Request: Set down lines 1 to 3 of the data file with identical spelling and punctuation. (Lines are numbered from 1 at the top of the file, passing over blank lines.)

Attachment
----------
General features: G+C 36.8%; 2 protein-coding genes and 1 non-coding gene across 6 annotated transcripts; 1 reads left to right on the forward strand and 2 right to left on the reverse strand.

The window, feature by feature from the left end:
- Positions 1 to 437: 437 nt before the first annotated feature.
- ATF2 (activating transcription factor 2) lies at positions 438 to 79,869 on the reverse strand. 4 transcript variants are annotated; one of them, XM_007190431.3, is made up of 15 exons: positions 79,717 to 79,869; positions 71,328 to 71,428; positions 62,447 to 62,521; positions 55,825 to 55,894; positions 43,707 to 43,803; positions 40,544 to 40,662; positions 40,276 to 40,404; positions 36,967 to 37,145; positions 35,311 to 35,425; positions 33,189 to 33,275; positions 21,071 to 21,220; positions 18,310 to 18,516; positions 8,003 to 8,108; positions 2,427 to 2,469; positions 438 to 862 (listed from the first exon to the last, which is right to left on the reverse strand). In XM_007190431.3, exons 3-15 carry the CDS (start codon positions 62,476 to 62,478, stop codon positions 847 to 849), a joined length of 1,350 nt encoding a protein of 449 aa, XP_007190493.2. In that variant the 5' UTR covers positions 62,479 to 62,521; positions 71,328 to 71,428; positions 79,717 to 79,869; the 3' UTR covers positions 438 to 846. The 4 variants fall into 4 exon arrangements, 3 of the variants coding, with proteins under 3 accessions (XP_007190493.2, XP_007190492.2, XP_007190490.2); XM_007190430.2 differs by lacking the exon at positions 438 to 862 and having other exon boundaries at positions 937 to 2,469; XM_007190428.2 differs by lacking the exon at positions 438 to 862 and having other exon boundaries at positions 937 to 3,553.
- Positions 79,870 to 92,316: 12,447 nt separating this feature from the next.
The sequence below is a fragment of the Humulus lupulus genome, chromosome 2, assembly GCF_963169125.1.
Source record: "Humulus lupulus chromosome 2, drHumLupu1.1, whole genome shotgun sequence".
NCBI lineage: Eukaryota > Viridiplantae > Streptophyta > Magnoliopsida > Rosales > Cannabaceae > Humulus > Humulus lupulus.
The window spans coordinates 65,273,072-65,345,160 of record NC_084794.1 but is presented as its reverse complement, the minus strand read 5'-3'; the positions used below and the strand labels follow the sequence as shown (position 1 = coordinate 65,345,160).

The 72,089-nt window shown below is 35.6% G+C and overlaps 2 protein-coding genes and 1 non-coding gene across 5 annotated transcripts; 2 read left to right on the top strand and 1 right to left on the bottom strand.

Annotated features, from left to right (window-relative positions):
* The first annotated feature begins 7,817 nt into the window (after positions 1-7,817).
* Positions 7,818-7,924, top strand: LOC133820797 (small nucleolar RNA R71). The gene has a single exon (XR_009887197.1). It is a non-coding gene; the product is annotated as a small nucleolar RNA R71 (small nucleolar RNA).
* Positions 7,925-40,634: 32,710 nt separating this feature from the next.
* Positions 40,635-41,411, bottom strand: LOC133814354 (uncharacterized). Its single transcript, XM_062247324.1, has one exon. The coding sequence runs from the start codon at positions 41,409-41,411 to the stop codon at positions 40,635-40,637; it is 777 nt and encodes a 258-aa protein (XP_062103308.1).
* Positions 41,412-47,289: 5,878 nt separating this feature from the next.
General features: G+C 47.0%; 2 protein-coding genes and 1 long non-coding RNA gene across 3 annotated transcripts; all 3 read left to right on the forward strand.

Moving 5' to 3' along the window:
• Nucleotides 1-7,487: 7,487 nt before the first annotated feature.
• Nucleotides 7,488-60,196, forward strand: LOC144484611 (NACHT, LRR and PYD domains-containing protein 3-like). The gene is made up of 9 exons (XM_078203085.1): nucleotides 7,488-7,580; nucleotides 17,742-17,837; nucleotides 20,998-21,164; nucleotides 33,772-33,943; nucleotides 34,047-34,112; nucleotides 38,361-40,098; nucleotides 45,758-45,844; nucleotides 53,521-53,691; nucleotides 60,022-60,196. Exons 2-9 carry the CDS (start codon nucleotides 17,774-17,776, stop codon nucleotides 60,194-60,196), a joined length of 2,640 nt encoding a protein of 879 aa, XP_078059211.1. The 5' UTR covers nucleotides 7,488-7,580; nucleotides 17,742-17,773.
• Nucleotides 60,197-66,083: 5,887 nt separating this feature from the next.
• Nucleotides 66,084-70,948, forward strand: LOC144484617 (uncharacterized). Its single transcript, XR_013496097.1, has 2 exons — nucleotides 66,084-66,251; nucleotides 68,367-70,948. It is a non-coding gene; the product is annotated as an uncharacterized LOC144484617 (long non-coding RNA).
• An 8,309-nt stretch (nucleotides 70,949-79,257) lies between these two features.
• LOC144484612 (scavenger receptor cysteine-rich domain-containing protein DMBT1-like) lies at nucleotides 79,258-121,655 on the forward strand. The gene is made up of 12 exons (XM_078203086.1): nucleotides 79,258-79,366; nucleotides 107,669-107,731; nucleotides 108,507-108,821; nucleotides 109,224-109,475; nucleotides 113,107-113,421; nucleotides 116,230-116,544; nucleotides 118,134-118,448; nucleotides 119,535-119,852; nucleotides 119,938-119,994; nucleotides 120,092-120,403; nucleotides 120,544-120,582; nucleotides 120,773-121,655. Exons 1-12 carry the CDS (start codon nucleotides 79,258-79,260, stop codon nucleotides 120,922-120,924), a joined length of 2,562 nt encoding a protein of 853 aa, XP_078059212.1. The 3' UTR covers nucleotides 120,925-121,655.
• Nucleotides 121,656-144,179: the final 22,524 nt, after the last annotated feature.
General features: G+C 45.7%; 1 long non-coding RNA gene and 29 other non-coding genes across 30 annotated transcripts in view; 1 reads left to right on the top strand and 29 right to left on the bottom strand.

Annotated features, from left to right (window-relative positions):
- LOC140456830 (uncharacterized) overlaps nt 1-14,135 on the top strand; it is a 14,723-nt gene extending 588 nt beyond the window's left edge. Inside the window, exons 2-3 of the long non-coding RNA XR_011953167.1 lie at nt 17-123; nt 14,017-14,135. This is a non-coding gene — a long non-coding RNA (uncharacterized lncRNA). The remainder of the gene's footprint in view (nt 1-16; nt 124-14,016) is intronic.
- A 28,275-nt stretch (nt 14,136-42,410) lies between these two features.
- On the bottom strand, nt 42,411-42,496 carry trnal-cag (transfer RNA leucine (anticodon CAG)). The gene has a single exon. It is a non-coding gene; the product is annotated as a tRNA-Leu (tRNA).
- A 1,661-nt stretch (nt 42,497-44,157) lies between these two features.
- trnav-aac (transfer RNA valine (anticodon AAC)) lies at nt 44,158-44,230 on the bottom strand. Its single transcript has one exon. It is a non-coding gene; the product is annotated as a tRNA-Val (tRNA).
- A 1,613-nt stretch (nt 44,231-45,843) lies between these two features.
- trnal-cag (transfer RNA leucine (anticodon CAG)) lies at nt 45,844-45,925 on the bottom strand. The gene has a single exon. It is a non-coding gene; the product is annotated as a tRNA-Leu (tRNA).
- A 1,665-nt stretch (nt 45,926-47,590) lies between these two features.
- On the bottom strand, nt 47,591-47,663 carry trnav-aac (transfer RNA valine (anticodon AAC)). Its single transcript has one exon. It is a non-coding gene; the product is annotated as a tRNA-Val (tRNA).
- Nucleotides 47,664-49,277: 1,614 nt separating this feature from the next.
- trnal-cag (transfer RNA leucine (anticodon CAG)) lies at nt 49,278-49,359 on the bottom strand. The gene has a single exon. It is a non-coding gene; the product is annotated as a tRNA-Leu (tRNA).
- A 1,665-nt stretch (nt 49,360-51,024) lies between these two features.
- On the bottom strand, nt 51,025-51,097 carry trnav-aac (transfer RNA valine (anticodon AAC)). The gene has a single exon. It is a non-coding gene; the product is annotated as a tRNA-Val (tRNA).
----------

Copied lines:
General features: G+C 36.8%; 2 protein-coding genes and 1 non-coding gene across 6 annotated transcripts; 1 reads left to right on the forward strand and 2 right to left on the reverse strand.

The window, feature by feature from the left end:
- Positions 1 to 437: 437 nt before the first annotated feature.